Tax season will soon be upon us, and the advisers at Jackson Hewitt Tax Service have a few tips to reduce your stress level.

First, don't trust that your employer will accurately report your earnings in the W-2 it issues. When you receive your W-2, check it against your pay stubs and, as soon as possible, rectify discrepancies with your payroll department. Employers are required to provide W-2 forms by Jan. 31.

Next, consider filing your taxes electronically. The Internal Revenue Service estimates that 68 million taxpayers filed electronically last year out of approximately 150 million people who received W-2's. Jackson Hewitt says e-filers typically received their refunds in half the time it took paper filers to get theirs.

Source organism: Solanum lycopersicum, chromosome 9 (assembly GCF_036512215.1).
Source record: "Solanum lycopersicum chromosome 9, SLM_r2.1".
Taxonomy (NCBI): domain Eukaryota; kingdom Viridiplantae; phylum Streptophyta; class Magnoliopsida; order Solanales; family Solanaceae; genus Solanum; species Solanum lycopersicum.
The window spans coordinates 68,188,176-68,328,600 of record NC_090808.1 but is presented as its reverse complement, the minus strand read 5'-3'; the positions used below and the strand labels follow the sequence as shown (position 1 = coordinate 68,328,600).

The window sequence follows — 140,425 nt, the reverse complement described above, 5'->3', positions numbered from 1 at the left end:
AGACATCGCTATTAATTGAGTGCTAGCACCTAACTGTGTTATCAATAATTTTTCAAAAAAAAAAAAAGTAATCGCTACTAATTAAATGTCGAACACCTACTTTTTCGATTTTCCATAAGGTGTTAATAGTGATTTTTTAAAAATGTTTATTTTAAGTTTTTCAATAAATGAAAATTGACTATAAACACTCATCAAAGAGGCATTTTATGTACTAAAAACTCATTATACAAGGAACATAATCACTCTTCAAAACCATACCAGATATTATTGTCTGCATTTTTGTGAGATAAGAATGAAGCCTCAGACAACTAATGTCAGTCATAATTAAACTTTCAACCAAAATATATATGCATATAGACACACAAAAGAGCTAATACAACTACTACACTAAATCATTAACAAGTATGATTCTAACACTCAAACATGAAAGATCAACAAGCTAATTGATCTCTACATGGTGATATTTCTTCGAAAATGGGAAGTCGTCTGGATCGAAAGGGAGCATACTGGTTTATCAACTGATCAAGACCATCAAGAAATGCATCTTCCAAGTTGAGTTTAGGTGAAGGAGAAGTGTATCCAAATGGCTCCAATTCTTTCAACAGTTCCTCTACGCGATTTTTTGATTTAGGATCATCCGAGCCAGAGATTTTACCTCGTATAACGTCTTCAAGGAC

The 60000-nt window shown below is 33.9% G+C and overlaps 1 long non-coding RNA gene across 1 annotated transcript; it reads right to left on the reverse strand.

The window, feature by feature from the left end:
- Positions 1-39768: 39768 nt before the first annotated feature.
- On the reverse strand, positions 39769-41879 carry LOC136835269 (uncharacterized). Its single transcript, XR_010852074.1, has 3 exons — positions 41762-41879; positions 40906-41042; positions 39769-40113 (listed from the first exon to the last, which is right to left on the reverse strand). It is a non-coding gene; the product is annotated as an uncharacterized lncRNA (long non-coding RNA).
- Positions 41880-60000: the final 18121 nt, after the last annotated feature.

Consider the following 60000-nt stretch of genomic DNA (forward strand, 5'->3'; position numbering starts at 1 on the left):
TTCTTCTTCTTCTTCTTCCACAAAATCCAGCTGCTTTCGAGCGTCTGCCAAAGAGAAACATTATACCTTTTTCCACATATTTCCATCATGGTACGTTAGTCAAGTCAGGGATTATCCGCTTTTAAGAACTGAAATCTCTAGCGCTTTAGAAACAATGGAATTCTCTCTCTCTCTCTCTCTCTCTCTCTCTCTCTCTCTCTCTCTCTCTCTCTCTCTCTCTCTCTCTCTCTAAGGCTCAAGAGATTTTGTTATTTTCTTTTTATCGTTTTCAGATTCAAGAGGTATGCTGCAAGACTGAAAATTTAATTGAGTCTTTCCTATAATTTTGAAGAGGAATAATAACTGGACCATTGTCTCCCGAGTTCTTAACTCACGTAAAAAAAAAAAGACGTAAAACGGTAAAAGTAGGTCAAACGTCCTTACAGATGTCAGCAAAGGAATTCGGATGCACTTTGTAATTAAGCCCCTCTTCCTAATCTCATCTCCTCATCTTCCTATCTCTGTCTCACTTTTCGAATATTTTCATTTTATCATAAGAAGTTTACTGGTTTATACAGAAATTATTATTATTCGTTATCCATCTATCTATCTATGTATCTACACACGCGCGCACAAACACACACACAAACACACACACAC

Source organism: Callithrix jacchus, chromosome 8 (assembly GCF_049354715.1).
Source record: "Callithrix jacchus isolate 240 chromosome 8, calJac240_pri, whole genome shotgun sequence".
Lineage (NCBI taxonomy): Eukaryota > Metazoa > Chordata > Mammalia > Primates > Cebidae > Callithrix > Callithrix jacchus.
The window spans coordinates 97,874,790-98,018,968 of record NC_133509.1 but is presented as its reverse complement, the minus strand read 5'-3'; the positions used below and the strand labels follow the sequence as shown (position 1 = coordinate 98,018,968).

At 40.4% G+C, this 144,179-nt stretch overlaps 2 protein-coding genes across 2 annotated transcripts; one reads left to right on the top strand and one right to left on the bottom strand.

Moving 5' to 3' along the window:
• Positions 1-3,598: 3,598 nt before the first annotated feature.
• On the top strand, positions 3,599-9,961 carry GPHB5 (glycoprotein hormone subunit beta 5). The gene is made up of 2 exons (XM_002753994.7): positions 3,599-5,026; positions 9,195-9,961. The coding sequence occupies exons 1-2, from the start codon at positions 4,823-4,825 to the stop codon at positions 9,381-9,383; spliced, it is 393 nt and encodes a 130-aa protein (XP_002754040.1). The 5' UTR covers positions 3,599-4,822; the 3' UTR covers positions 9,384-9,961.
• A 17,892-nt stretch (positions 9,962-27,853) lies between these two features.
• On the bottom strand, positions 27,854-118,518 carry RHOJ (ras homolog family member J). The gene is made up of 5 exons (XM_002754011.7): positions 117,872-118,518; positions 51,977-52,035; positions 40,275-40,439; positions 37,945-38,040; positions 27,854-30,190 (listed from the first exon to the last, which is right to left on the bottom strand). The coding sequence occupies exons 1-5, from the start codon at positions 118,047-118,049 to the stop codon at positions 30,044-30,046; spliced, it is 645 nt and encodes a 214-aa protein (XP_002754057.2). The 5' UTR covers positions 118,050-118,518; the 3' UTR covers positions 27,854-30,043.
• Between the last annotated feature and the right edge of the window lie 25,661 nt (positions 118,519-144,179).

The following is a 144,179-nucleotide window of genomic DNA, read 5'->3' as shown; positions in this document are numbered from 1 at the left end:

If you happen to owe the government money, electronic filing allows you more time to set up a payment plan with the IRS.

Anyone who suffered property loss or damage from Hurricane Katrina is eligible for various new — or newly liberalized — tax deductions. The IRS has, for example, removed limits on what victims can claim as lost, damaged or stolen items and property. Also, anyone with debts that are cancelled because of the storm, such as the mortgage on a destroyed home, does not have to claim them as income.

The kindhearted souls who provided shelter for displaced families can deduct up to $500 per person whom they helped, up to a maximum of $2,000.

And people who make investments that aid the environment can enjoy certain new benefits. Example: You can get tax credits for investing in energy-saving devices, such as weather-proofing materials, for your home.